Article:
Palladium surged to US$1,781/oz this week, while nickel has seen a 40% rise year-to-date, adding significant value to the basket of minerals in the big Platreef polymetallic resource in South Africa.
"While many investors are focused on gold, palladium has been far and away the best performing precious metal for the past several years. The strong, upward price appreciation since 2016 of the collective basket of metals to be produced by Platreef when commercial operations commence at the Tier One discovery is encouraging," Friedland said this week.
Recent palladium M&A activity has seen South Africa's Impala Platinum buying North American Palladium for US$751 million and fellow South Africa-based company Sibanye-Stillwater agreeing to buy Lonmin for $286 million to create the world's second-largest palladium producer, after it acquired the Stillwater palladium assets in Montana, USA, in 2016.
At current prices, palladium and nickel comprise more than 60% of the weighted price of the basket of metals in Platreef's resource. Rhodium and gold also make up a significant part of Platreef's contained metal valuation.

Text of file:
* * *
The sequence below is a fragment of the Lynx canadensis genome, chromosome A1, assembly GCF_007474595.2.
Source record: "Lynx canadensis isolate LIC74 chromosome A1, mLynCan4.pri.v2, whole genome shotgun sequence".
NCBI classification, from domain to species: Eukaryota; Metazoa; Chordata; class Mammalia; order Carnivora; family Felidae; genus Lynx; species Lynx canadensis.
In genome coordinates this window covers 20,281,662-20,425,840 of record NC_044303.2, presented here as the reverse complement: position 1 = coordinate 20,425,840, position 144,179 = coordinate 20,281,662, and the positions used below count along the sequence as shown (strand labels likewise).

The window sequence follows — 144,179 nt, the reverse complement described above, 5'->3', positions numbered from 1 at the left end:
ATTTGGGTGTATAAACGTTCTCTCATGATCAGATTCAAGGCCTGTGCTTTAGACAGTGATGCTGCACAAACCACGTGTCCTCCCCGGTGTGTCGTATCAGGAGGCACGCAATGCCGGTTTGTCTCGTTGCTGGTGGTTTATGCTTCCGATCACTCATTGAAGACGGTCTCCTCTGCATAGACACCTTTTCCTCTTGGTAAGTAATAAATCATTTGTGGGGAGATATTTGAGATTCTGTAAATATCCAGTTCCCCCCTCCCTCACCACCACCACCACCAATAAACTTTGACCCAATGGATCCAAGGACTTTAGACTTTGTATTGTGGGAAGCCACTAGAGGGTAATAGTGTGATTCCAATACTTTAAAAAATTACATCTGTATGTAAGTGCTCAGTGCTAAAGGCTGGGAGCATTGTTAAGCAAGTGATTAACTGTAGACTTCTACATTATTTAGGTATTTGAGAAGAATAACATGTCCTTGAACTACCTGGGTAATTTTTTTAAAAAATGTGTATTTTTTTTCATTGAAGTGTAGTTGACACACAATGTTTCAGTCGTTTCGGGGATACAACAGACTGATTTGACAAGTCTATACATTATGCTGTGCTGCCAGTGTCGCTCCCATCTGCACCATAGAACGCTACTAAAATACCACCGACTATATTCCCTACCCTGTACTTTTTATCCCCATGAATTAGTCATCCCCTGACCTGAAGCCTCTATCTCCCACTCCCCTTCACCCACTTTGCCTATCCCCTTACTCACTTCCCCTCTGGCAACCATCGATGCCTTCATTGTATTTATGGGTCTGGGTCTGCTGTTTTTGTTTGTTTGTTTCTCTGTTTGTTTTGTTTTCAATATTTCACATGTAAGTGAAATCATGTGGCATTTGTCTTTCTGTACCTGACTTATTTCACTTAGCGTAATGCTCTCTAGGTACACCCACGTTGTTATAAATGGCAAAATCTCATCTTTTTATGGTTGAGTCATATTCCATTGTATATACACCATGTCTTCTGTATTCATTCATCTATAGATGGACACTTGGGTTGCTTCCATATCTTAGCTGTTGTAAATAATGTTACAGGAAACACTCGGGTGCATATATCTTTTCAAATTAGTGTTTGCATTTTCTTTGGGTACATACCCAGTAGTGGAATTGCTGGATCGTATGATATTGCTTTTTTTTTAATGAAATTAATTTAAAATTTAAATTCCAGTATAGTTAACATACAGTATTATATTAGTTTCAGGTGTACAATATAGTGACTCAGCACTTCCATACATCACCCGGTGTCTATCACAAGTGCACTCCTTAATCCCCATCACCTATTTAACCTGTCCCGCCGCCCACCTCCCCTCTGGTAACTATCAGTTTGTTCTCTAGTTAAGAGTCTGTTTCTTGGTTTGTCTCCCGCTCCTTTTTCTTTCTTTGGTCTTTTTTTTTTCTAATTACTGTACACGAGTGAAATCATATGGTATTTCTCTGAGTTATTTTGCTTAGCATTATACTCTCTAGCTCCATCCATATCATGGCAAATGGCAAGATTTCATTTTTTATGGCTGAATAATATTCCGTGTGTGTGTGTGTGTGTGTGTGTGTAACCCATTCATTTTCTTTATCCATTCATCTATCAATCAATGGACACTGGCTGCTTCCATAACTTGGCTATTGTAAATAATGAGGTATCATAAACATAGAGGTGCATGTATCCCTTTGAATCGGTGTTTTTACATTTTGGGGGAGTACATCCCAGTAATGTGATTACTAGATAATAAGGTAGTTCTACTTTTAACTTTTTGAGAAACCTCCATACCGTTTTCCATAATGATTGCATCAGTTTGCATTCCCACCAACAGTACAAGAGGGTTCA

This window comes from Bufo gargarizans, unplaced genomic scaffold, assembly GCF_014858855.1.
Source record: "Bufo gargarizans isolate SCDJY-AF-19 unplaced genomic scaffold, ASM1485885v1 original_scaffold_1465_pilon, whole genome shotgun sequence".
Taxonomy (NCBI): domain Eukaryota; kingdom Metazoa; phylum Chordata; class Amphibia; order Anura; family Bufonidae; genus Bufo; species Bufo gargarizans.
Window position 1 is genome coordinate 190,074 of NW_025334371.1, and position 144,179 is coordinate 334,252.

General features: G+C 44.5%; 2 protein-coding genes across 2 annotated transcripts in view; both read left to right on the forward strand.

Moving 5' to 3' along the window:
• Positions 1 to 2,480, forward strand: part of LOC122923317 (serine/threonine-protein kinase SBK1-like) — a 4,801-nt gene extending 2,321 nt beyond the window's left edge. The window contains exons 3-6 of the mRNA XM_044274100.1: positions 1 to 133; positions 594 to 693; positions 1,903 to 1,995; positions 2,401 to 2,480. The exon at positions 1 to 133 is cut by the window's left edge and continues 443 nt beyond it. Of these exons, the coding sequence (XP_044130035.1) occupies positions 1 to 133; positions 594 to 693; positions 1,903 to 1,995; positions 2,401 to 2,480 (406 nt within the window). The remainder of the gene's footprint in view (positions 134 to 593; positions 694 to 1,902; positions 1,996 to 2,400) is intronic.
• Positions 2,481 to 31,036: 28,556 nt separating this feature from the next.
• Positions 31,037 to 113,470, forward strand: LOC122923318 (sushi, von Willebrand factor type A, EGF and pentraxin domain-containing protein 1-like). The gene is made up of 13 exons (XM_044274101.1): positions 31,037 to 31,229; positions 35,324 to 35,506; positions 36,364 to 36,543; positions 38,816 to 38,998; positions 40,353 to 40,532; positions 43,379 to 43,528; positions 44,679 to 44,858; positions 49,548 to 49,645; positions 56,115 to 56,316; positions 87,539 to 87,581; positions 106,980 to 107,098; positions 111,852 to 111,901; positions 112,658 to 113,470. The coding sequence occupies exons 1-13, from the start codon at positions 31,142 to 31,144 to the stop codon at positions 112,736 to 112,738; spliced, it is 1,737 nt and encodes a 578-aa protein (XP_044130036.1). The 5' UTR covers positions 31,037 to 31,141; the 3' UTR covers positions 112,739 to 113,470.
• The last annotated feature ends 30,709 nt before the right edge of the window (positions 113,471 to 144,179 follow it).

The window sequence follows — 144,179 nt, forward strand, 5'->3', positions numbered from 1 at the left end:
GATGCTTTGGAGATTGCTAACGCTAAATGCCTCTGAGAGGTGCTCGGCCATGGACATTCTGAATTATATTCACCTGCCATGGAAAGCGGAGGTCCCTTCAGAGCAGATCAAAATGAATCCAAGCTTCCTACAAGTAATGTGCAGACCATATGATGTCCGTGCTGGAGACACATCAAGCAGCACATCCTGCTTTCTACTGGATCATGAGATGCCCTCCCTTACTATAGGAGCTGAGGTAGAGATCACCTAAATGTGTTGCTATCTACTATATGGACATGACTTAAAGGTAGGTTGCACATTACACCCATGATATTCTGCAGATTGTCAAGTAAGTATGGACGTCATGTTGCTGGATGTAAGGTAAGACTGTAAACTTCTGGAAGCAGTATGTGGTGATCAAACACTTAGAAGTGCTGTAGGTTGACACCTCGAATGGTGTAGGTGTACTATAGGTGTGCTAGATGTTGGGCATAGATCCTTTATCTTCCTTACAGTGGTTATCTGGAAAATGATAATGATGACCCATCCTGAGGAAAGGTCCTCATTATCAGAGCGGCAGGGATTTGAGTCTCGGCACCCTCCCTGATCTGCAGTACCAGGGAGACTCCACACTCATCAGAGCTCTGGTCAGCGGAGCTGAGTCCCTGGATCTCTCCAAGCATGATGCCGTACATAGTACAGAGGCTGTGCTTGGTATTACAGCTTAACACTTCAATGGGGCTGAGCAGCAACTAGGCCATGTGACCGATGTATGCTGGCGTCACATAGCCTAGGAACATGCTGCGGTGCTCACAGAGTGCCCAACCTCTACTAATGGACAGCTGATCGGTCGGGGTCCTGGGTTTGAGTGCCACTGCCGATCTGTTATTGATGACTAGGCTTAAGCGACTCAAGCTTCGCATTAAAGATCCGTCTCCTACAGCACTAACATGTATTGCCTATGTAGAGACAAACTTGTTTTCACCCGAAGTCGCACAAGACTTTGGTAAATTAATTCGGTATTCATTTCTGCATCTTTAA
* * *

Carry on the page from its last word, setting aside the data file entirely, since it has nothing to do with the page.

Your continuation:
A 2017 definitive feasibility study pegged potential Platreef cash costs at US$351/oz of 3PE-plus-gold, net of nickel and copper by-products, and including sustaining capital costs.
The study estimated an initial average annual Platreef production rate of about 219,000oz palladium, 214,000oz platinum, 30,000oz gold and 14,000oz rhodium, for combined output of 477,000oz/y of 3PE+Au. That is all paid for by annual production of 21Mlb nickel and 13Mlb copper, according to Ivanhoe.
Ivanhoe also provided a construction update on the project on South Africa's prolific Bushveld Igneous Complex, saying the first shaft had reached a depth of 950m below surface. The push to the final depth at 1,000m is expected to be completed by mid-2020.
Ivanhoe Mines indirectly owns 64% of Platreef through its subsidiary, Ivanplats, and is directing all mine development work. South African beneficiaries of the approved broad-based, black economic empowerment structure have a 26% stake in the Platreef project.
The remaining 10% is owned by a Japanese consortium of ITOCHU Corporation, Japan Oil, Gas and Metals National Corporation, and Japan Gas Corporation.